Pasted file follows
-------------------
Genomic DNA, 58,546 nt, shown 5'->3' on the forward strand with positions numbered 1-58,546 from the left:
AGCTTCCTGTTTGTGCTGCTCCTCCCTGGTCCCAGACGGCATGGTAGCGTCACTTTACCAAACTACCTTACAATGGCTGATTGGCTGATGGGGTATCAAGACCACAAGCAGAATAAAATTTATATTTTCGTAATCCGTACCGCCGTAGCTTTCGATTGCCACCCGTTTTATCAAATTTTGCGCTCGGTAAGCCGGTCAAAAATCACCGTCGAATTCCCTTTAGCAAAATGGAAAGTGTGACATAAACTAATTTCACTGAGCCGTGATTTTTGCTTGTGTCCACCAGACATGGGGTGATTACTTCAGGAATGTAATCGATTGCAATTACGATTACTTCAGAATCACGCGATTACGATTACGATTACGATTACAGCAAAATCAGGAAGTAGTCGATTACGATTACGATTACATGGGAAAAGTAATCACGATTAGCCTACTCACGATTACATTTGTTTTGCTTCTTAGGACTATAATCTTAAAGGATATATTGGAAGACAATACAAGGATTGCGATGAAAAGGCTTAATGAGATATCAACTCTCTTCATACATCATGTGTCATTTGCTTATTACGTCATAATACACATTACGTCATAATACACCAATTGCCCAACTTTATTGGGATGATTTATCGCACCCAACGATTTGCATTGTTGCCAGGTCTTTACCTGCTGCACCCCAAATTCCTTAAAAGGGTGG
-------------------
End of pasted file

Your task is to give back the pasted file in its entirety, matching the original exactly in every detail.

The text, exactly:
Genomic DNA, 58,546 nt, shown 5'->3' on the forward strand with positions numbered 1-58,546 from the left:
AGCTTCCTGTTTGTGCTGCTCCTCCCTGGTCCCAGACGGCATGGTAGCGTCACTTTACCAAACTACCTTACAATGGCTGATTGGCTGATGGGGTATCAAGACCACAAGCAGAATAAAATTTATATTTTCGTAATCCGTACCGCCGTAGCTTTCGATTGCCACCCGTTTTATCAAATTTTGCGCTCGGTAAGCCGGTCAAAAATCACCGTCGAATTCCCTTTAGCAAAATGGAAAGTGTGACATAAACTAATTTCACTGAGCCGTGATTTTTGCTTGTGTCCACCAGACATGGGGTGATTACTTCAGGAATGTAATCGATTGCAATTACGATTACTTCAGAATCACGCGATTACGATTACGATTACGATTACAGCAAAATCAGGAAGTAGTCGATTACGATTACGATTACATGGGAAAAGTAATCACGATTAGCCTACTCACGATTACATTTGTTTTGCTTCTTAGGACTATAATCTTAAAGGATATATTGGAAGACAATACAAGGATTGCGATGAAAAGGCTTAATGAGATATCAACTCTCTTCATACATCATGTGTCATTTGCTTATTACGTCATAATACACATTACGTCATAATACACCAATTGCCCAACTTTATTGGGATGATTTATCGCACCCAACGATTTGCATTGTTGCCAGGTCTTTACCTGCTGCACCCCAAATTCCTTAAAAGGGTGG